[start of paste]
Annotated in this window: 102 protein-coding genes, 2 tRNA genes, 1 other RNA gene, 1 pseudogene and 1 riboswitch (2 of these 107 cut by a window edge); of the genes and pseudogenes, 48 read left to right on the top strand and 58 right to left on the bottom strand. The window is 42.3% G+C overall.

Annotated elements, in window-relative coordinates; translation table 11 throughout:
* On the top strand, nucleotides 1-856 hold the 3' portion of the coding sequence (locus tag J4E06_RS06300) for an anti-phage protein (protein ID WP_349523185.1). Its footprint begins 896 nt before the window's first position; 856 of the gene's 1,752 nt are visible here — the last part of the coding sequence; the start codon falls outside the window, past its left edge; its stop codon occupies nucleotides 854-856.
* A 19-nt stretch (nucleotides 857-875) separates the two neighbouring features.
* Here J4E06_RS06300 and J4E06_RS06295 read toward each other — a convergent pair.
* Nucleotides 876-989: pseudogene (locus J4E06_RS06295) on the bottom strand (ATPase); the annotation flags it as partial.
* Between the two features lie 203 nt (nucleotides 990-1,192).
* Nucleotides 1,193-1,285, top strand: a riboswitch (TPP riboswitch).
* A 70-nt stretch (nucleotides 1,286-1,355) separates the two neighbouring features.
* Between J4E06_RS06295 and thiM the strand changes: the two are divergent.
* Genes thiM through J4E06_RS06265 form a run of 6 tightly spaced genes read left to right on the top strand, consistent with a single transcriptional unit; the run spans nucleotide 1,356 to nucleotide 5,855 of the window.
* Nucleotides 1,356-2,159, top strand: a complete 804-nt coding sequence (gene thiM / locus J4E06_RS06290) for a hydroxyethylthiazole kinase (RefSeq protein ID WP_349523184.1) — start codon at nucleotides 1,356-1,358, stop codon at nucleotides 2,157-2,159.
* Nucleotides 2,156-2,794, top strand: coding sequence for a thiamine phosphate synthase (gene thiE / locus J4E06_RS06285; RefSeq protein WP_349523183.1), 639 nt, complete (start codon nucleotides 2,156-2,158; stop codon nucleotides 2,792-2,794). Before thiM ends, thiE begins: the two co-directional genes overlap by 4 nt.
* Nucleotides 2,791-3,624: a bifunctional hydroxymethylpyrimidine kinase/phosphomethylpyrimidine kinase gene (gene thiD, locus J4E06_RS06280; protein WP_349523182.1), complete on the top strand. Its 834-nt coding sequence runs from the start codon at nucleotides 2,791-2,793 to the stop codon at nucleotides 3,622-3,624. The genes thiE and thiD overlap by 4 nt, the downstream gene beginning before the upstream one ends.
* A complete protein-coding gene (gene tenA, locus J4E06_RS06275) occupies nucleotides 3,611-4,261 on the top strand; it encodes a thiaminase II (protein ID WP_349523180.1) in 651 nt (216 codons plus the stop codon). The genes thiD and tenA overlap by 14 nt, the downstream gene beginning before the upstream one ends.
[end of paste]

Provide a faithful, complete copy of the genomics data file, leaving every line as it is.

Annotated in this window: 102 protein-coding genes, 2 tRNA genes, 1 other RNA gene, 1 pseudogene and 1 riboswitch (2 of these 107 cut by a window edge); of the genes and pseudogenes, 48 read left to right on the top strand and 58 right to left on the bottom strand. The window is 42.3% G+C overall.

Annotated elements, in window-relative coordinates; translation table 11 throughout:
* On the top strand, nucleotides 1-856 hold the 3' portion of the coding sequence (locus tag J4E06_RS06300) for an anti-phage protein (protein ID WP_349523185.1). Its footprint begins 896 nt before the window's first position; 856 of the gene's 1,752 nt are visible here — the last part of the coding sequence; the start codon falls outside the window, past its left edge; its stop codon occupies nucleotides 854-856.
* A 19-nt stretch (nucleotides 857-875) separates the two neighbouring features.
* Here J4E06_RS06300 and J4E06_RS06295 read toward each other — a convergent pair.
* Nucleotides 876-989: pseudogene (locus J4E06_RS06295) on the bottom strand (ATPase); the annotation flags it as partial.
* Between the two features lie 203 nt (nucleotides 990-1,192).
* Nucleotides 1,193-1,285, top strand: a riboswitch (TPP riboswitch).
* A 70-nt stretch (nucleotides 1,286-1,355) separates the two neighbouring features.
* Between J4E06_RS06295 and thiM the strand changes: the two are divergent.
* Genes thiM through J4E06_RS06265 form a run of 6 tightly spaced genes read left to right on the top strand, consistent with a single transcriptional unit; the run spans nucleotide 1,356 to nucleotide 5,855 of the window.
* Nucleotides 1,356-2,159, top strand: a complete 804-nt coding sequence (gene thiM / locus J4E06_RS06290) for a hydroxyethylthiazole kinase (RefSeq protein ID WP_349523184.1) — start codon at nucleotides 1,356-1,358, stop codon at nucleotides 2,157-2,159.
* Nucleotides 2,156-2,794, top strand: coding sequence for a thiamine phosphate synthase (gene thiE / locus J4E06_RS06285; RefSeq protein WP_349523183.1), 639 nt, complete (start codon nucleotides 2,156-2,158; stop codon nucleotides 2,792-2,794). Before thiM ends, thiE begins: the two co-directional genes overlap by 4 nt.
* Nucleotides 2,791-3,624: a bifunctional hydroxymethylpyrimidine kinase/phosphomethylpyrimidine kinase gene (gene thiD, locus J4E06_RS06280; protein WP_349523182.1), complete on the top strand. Its 834-nt coding sequence runs from the start codon at nucleotides 2,791-2,793 to the stop codon at nucleotides 3,622-3,624. The genes thiE and thiD overlap by 4 nt, the downstream gene beginning before the upstream one ends.
* A complete protein-coding gene (gene tenA, locus J4E06_RS06275) occupies nucleotides 3,611-4,261 on the top strand; it encodes a thiaminase II (protein ID WP_349523180.1) in 651 nt (216 codons plus the stop codon). The genes thiD and tenA overlap by 14 nt, the downstream gene beginning before the upstream one ends.